A state program that uses telemedicine to monitor patients with mild coronavirus symptoms, which has so far been available only in central and southern Illinois, is ready to be rolled out in the northern part of the state, Gov. J.B. Pritzker announced at his daily briefing Saturday.
That news comes as Illinois saw its number of confirmed COVID-19 cases rise to 29,160, including 1,259 coronavirus-related deaths – an increase of 1,585 cases and 125 deaths in a 24-hour period, tying a daily death toll record set Thursday.
“Although our numbers continue to climb, it is with some guarded optimism that we say that the growth is slowing. That is definitely a good thing. But we must continue to be strong and hold the line and know people are getting tired of hearing the same message, but the same tactics continue to apply. Continue to stay home,” Illinois Department of Public Health Director Dr. Ngozi Ezike said. “Continue to wash your hands wear a mask if you go outside. Let’s keep up the progress we’ve made so far.”
The expanded patient monitoring program is eligible to anyone with, or believed to have, the coronavirus, regardless of whether or not they’re insured.
“Patients will receive daily virtual visits by health care workers and receive wellness kits that include things like thermometers and pulse oximeters, blood pressure cuffs and alcohol wipes,” Pritzker said.
Patients in northern Illinois can access the program by calling a hotline at 866-443-2584.
Illinois is partnering with Advocate Aurora Health Care to administer the remote patient monitoring program in Chicago and the surrounding region.
Pritzker’s press office did not immediately respond to a request for information about how many individuals have participated in the downstate version of the program since its unveiling a week ago.
Illinois’ stay-at-home order is set to expire in less than two weeks, though Pritkzer on Friday canceled in-person school for the rest of the academic year. For anyone wondering whether they’ll be able to go ahead with Memorial Day weekend plans, spring weddings, summer family reunions or other events, there’s still no easy answer.
Federal government guidelines say gatherings won’t be permissible until 14 days after coronavirus cases and hospitalizations have diminished.
“But, you know, long past that actually (is) when we would have large gatherings,” Pritzker said.
The governor said he remains undecided as to whether his stay-at-home order will be extended into May.
“It’s difficult for me to advise people because there’s so many uncertainties ahead of us, you know, we don’t even know exactly where the peak will be. We won’t really know until you’re past the peak that you’ve hit the peak,” Pritzker said. “People need to be, you know, vigilant and keeping track of where we are in this process and making plans accordingly and I wish I could be more definite than that.”
Given that the bulk of Illinois’ COVID-19 cases are in Chicago and the surrounding suburbs, some residents and downstate lawmakers are calling on the governor to ease restrictions in their areas first.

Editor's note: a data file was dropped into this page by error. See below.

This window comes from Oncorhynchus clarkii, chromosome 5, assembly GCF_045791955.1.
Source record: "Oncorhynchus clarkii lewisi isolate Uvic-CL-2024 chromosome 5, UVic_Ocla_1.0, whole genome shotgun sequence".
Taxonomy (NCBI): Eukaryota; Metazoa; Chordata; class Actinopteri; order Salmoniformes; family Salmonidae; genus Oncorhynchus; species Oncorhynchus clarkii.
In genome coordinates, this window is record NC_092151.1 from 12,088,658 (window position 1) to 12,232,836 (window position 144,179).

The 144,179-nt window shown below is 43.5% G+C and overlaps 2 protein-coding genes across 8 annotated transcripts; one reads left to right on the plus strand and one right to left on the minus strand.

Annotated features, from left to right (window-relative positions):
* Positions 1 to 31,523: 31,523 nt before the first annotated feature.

Pritkzer on Saturday indicated a reticence to adopt that approach, saying he worries about a rise in rural COVID-19 cases.
“I understand there are differences of the number of cases that are occurring in different parts of the state. And so I understand the desire to try to regionalize and I’m looking at the data to try to make determinations,” he said. “The rate of ascent of cases in rural areas seems to be have caught up with, and even surpassed in some areas, the rate of ascent of cases in urban areas.”
There are now confirmed coronavirus cases in 93 of Illinois’ 102 counties. State data shows zero cases as of Saturday in Putnam, Cass, Brown, Scott, Edgar, Edwards, White, Pope and Hardin counties.
Chicago has seen 12,007 confirmed cases while suburban Cook County accounts for 8,388 of the statewide case totals.
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Coronavirus Prevention Tips and Resources
Officials advise taking preventive measures to slow the spread of the virus, including:
—Washing your hands for at least 20 seconds with soap and water
—Using hand sanitizer with at least 60% alcohol
—Sneezing or coughing into a tissue and then disposing of the tissue
—Limiting contact with people regardless of how you feel
—Staying home when you are sick
Symptoms of COVID-19 include, but are not limited to:
—New onset of fever, cough, shortness of breath
—Congestion in the nasal sinuses or lungs
—Sore throat, body aches or unusual fatigue
If you think you have COVID-19:
Call you doctor before showing up at their office. If you have a medical emergency and need to call 911, tell the operator that you think you have COVID-19. If possible, wear a mask before medical help arrives or presenting at a doctor’s office. More advice for those who think they have COVID-19.
—Centers for Disease Control and Prevention
—Illinois’ COVID-19 website
—Illinois Department of Public Health (IDPH) website
—IDPH COVID-19 hotline: 800-889-3931
—IPDH COVID-19 email link
—City of Chicago COVID-19 website
—City of Chicago COVID-19 hotline: 312-746-4835
—City of Chicago COVID-19 email link